Bruno, Giordano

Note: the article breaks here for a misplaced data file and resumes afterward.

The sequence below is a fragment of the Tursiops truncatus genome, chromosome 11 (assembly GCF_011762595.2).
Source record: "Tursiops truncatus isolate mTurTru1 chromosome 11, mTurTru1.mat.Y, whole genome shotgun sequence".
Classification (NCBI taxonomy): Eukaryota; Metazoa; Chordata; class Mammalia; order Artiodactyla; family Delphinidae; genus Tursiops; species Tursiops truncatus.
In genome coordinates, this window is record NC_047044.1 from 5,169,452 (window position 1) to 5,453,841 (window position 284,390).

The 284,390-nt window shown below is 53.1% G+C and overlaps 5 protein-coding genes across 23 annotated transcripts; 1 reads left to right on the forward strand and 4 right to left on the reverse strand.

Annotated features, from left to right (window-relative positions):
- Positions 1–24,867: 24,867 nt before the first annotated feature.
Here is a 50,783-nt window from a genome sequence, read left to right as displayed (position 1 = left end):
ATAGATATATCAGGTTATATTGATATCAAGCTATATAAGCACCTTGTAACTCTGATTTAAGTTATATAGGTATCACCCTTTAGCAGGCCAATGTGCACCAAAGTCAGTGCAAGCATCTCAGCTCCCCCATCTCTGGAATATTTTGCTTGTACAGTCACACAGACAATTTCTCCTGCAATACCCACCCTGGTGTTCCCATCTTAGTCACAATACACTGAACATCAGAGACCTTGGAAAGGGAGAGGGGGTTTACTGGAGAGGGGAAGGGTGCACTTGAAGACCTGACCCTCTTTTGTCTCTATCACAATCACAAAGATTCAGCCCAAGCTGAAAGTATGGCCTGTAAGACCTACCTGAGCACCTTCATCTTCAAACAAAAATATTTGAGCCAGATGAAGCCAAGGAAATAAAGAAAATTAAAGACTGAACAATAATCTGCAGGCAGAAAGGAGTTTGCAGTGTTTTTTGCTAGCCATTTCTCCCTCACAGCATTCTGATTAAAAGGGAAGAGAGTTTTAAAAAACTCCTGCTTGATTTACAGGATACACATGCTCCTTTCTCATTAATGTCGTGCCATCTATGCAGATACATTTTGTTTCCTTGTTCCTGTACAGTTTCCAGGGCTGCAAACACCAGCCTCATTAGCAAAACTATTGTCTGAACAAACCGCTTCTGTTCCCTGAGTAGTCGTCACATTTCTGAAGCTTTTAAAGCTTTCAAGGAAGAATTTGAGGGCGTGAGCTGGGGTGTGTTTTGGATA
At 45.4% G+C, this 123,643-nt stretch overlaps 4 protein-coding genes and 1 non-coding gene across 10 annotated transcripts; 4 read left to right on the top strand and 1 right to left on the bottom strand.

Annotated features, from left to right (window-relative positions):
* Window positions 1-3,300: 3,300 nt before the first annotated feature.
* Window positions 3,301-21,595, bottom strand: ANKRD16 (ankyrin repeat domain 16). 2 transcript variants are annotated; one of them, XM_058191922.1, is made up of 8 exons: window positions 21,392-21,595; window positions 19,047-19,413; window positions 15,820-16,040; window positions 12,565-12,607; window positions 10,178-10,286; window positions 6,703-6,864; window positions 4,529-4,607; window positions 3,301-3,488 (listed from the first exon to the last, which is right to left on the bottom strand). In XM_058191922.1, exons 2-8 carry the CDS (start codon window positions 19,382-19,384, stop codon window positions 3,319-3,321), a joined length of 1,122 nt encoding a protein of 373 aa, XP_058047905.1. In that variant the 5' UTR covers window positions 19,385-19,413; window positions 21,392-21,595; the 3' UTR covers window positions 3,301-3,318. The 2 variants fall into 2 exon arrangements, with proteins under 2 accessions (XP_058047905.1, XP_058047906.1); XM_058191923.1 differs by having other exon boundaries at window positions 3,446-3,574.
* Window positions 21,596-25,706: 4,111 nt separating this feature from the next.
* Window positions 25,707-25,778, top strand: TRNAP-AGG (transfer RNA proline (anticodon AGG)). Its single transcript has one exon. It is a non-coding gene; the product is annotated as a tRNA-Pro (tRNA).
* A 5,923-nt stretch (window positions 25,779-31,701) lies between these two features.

Bruno, Giordano a philosopher of great boldness and genius, was born at Nola about 1550. Having entered the Dominican order, he soon began to doubt the Romish theology, and had to quit his convent. He fled to Geneva in 1580, where he lived two years. The rigor of Calvin did not, however, suit his sceptical temper, and he departed for Paris. Here he gave lectures on philosophy, in which he openly attacked the Aristotelians. Having made himself many enemies among the professors, as well as among the clergy, he went to England in 1583, where he gained the protection of Sir Philip Sidney, to whom he dedicated his Spaccio della bestia trionfante, an allegorical work against the court of Rome, with the Cena delle Ceneri, or "Evening Conversations on Ash-Wednesday," a dialogue between four interlocutors. He also wrote Della causa, principio ed uno, and Dell' infinito universo e mondi, in which he developed his ideas both on natural philosophy and metaphysics. His system is a form of pantheism: he asserted that the universe is infinite, and that each of the worlds contained in it is animated by the universal soul, etc. Spinoza borrowed some of his theories from Bruno. Buhle (History of Modern Philosophy) gives an exposition of Bruno's system; see also Jacobi's Preface to the Letters on the Doctrine of Spinoza. In his next work, Cabala del caval Pegaseo con l'aggiunta dell' asino Cillenico, he contends that ignorance is the mother of happiness, and that "he who promotes science increases the sources of grief." Bruno's language is symbolic and obscure; he talks much about the constellations, and his style is harsh and inelegant. After remaining about two years in England, during which he visited Oxford, and held disputations with the doctors, he passed over to Paris, and thence to Wittemberg, and lectured there and in Frankfort till 1592, when he returned to Padua, and thence to Venice. The Inquisition arrested him, and retained him in prison for six years, vainly attempting to reduce him to recantation. On the 9th of February, 1600, he was excommunicated, and delivered to the secular magistrate. He was burnt Feb. 16, 1600. Bruno wrote very largely. His Italian writings were collected and published at Leipzig in 2 vols. 8vo, in 1830; the Latin writings at Stuttgart, under the title Jordani Bruni Scripta quae Lat. red. omnia (1834, 8vo). The best works on the life and the writings of Bruno are by Bartholmess (Par. 1846, 2 vols.), and by Clemens (Bonn. 1847). — Tennemann, Man. Hist. Phil. § 300; Eclectic Magazine, 17, 307; Saisset, in Revue des Deux Mondes, June, 1847; Cousin, in the same, Dec. 1843; Hallam, Literature of Europe, vol. 2, ch. 3; Fleson, G. Bruno (Hamburg, 1846, 8vo).

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